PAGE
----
Solar Shades Versus Window Tinting: Pros and Cons

We’re all aware of the dangers of UV rays. We need sunscreen for our skin and sunglasses for our eyes, but what about our homes? Yes, we all want to enjoy the benefits of natural sunlight, but it’s also important to keep our home well-insulated and protect our furniture and floors. There are two main ways to do this – via window tinting and solar shades. Both have their pros and cons. And, although we might be a bit biased – we sell solar shades, not window tinting – we have good reasons to support our recommendation. Read on:

What is Window Tinting?

Window tinting is the process of bonding film — usually composed of a transparent layer of polyester film with a thin layer of a tinting agent, such as dyes or carbon—to a window pane. Adhesive is used to bond the tint to the windows. Window tints can be specialized to fit certain customer needs including: privacy, heat control, and security against shattering.

Pros of Window Tinting:

  • Lowers Energy Costs: Window tinting prevents heat from penetrating your home and also retains heat during the winter months, reducing heat loss. This dual effect lowers electricity and fuel costs.
  • Preserves Skin and Eye Health: Window tinting shades UV rays and excessive light from entering your home which protects your skin from sun damage. It also lowers the glare factor which can hurt your eyes.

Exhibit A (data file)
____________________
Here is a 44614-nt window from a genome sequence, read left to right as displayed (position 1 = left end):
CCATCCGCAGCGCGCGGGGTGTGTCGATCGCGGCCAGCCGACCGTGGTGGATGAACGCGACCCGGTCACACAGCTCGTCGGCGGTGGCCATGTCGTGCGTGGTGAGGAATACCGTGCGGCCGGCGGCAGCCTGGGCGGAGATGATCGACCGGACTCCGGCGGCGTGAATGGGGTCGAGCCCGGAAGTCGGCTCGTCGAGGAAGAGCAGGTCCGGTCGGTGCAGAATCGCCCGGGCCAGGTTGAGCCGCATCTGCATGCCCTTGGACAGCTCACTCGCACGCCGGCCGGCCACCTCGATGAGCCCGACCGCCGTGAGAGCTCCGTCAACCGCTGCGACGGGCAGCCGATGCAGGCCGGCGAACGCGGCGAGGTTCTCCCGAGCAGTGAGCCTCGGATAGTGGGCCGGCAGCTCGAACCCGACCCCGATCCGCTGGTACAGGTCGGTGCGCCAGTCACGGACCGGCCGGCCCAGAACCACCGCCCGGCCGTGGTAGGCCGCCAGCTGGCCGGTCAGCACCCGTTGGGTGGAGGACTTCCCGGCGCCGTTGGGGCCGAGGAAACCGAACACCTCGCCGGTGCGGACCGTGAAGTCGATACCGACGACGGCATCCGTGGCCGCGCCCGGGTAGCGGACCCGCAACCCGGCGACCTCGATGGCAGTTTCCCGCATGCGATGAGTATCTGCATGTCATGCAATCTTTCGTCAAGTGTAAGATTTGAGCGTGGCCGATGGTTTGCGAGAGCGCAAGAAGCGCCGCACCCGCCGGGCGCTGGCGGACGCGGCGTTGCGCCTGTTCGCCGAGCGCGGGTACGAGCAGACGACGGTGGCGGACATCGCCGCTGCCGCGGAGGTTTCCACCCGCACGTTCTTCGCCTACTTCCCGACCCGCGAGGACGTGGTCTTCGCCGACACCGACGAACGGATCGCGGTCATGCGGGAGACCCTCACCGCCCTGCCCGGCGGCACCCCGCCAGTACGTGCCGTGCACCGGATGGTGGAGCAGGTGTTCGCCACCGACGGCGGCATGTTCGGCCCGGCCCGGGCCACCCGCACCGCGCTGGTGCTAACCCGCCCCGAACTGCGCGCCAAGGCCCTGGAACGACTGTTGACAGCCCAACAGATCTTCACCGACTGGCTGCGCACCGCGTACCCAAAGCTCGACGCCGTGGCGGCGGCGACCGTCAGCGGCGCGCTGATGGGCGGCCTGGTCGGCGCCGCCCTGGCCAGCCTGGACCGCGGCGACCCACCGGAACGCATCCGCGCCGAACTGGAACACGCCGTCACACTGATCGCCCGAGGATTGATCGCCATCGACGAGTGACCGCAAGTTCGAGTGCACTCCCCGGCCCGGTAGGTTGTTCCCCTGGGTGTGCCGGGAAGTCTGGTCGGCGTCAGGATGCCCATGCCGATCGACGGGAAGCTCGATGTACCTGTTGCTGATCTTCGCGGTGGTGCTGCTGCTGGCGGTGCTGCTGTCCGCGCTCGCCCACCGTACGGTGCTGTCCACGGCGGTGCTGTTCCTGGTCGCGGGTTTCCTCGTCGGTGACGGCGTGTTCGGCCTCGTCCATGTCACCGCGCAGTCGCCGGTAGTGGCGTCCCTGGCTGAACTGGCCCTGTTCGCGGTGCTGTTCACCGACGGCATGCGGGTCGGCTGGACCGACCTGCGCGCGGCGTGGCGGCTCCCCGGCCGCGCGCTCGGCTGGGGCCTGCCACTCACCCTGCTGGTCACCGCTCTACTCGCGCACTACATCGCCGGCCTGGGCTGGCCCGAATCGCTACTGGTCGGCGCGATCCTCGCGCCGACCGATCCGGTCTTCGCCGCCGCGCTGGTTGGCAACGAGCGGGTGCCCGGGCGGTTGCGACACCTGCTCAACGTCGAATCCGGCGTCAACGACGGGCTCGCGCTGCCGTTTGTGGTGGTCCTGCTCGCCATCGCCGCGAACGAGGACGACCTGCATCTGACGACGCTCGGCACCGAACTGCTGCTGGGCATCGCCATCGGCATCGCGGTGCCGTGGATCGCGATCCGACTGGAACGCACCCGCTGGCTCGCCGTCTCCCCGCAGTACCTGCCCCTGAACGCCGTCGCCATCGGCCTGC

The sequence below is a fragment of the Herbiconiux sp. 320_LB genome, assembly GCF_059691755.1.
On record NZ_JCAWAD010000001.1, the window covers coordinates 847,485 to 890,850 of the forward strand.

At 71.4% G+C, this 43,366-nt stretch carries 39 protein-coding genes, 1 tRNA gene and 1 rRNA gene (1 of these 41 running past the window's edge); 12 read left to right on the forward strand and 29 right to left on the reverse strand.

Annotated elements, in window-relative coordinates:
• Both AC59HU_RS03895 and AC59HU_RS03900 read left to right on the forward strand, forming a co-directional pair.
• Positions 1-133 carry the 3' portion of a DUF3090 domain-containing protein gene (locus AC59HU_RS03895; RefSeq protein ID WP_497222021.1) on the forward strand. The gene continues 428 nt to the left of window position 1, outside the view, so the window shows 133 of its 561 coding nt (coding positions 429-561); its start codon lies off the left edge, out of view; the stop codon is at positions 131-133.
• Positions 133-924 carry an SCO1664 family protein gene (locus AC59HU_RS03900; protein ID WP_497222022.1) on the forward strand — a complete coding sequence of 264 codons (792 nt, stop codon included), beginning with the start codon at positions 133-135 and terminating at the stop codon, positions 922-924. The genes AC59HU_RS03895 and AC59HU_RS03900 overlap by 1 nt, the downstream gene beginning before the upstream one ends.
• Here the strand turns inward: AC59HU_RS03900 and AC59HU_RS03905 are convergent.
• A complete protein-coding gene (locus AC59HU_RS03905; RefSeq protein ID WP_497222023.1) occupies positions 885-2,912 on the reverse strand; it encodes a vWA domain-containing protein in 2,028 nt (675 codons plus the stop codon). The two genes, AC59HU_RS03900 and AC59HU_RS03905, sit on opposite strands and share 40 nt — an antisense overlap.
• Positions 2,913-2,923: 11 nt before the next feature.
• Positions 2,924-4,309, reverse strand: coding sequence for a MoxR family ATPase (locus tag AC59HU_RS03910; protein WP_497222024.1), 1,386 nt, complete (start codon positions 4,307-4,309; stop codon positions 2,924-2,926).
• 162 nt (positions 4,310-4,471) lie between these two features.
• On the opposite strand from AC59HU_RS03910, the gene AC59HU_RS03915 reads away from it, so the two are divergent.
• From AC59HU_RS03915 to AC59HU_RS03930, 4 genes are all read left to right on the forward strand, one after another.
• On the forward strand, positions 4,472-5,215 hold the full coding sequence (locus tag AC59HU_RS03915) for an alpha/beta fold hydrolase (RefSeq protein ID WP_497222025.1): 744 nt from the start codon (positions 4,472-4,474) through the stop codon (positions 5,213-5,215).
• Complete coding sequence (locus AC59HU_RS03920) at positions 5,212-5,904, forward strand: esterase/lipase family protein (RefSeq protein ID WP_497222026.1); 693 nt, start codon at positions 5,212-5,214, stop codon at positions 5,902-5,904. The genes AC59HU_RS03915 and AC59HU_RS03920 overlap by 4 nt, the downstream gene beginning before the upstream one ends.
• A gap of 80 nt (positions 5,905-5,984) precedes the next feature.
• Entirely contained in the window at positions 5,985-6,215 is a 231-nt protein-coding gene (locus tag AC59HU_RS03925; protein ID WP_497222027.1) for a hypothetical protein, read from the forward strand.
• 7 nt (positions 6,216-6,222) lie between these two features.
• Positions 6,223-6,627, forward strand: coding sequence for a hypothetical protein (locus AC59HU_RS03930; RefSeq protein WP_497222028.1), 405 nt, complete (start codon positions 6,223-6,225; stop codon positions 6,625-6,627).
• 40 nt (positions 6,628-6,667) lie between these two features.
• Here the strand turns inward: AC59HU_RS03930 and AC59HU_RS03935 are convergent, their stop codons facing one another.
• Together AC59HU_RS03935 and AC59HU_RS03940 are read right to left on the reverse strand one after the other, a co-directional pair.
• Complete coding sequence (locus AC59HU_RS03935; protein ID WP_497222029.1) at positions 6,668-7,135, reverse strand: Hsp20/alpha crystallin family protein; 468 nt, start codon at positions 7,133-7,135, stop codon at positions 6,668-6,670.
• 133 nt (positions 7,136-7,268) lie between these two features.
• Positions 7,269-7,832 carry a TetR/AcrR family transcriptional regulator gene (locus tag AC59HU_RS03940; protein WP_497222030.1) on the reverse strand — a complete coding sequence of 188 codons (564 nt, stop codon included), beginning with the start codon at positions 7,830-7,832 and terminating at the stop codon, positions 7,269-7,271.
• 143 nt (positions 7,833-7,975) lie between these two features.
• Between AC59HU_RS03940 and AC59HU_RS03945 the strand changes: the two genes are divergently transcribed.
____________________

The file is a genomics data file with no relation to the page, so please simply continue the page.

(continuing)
• Furniture and Floor Protection: Window tinting is proven to prevent premature fading in your furniture and hardwood floors.
  • House Plant Protection: Excess sunlight and glare can have adverse effects on your houseplants as well. Window tinting reduces glare and protects plants from light overdose (although it’s a fine line between too much light and not enough light).
  • Shatter Safety: Tinted windows are more resilient than non-tinted windows. But if a window breaks, window tinting will prevent glass from splattering, which lowers the risk of personal injury.
  • Window tinting has come a long way since it was first introduced to the residential market.

Cons of Window Tinting:

  • Limited Use: Certain types of windows, such as double pane, low e windows, should not be tinted. A window tint may compromise the quality of the window and could cause permanent damage.
  • Window Warranty Jeopardy: Homeowners applying window tint should also be advised that this treatment can often void the window’s warranty. Some tinting companies may offer to cover the warranty if the manufacturer voids it, but the resale value of the house could be negatively affected.
  • Temperature Issues: Window tints can often insulate too much heat, causing rooms to be warmer than intended and creating a risk that the glass will expand and crack.
  • Installment Difficulties: If installed incorrectly, the tinting can bubble or even peel. It’s important to hire well-trained professionals so your beautiful windows aren’t ruined.

What Are Solar Shades?

Hunter Douglas solar shades available from Strickland's Blinds, Shades & Shutters